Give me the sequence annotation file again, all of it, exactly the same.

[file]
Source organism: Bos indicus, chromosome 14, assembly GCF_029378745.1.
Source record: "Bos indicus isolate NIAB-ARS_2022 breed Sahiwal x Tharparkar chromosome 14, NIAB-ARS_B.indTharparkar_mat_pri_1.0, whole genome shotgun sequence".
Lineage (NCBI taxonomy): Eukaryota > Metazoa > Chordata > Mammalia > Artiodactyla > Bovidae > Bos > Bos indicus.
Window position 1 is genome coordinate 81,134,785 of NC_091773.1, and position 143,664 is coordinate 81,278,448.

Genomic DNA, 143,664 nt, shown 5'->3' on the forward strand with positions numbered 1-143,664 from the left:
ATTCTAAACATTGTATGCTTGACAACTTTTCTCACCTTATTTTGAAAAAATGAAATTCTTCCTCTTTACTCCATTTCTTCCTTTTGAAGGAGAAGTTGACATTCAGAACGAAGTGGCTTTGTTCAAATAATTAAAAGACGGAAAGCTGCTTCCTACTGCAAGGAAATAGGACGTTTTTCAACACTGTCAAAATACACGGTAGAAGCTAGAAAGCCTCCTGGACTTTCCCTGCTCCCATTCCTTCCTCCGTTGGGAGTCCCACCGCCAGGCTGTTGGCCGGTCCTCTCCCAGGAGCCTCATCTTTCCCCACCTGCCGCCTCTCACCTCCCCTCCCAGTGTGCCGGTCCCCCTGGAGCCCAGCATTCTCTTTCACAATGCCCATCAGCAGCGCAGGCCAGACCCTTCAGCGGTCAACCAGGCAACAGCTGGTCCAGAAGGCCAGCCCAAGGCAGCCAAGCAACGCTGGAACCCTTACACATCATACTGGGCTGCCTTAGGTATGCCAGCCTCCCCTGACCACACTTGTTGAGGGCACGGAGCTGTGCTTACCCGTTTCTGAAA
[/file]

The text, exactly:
Source organism: Bos indicus, chromosome 14, assembly GCF_029378745.1.
Source record: "Bos indicus isolate NIAB-ARS_2022 breed Sahiwal x Tharparkar chromosome 14, NIAB-ARS_B.indTharparkar_mat_pri_1.0, whole genome shotgun sequence".
Lineage (NCBI taxonomy): Eukaryota > Metazoa > Chordata > Mammalia > Artiodactyla > Bovidae > Bos > Bos indicus.
Window position 1 is genome coordinate 81,134,785 of NC_091773.1, and position 143,664 is coordinate 81,278,448.

Genomic DNA, 143,664 nt, shown 5'->3' on the forward strand with positions numbered 1-143,664 from the left:
ATTCTAAACATTGTATGCTTGACAACTTTTCTCACCTTATTTTGAAAAAATGAAATTCTTCCTCTTTACTCCATTTCTTCCTTTTGAAGGAGAAGTTGACATTCAGAACGAAGTGGCTTTGTTCAAATAATTAAAAGACGGAAAGCTGCTTCCTACTGCAAGGAAATAGGACGTTTTTCAACACTGTCAAAATACACGGTAGAAGCTAGAAAGCCTCCTGGACTTTCCCTGCTCCCATTCCTTCCTCCGTTGGGAGTCCCACCGCCAGGCTGTTGGCCGGTCCTCTCCCAGGAGCCTCATCTTTCCCCACCTGCCGCCTCTCACCTCCCCTCCCAGTGTGCCGGTCCCCCTGGAGCCCAGCATTCTCTTTCACAATGCCCATCAGCAGCGCAGGCCAGACCCTTCAGCGGTCAACCAGGCAACAGCTGGTCCAGAAGGCCAGCCCAAGGCAGCCAAGCAACGCTGGAACCCTTACACATCATACTGGGCTGCCTTAGGTATGCCAGCCTCCCCTGACCACACTTGTTGAGGGCACGGAGCTGTGCTTACCCGTTTCTGAAA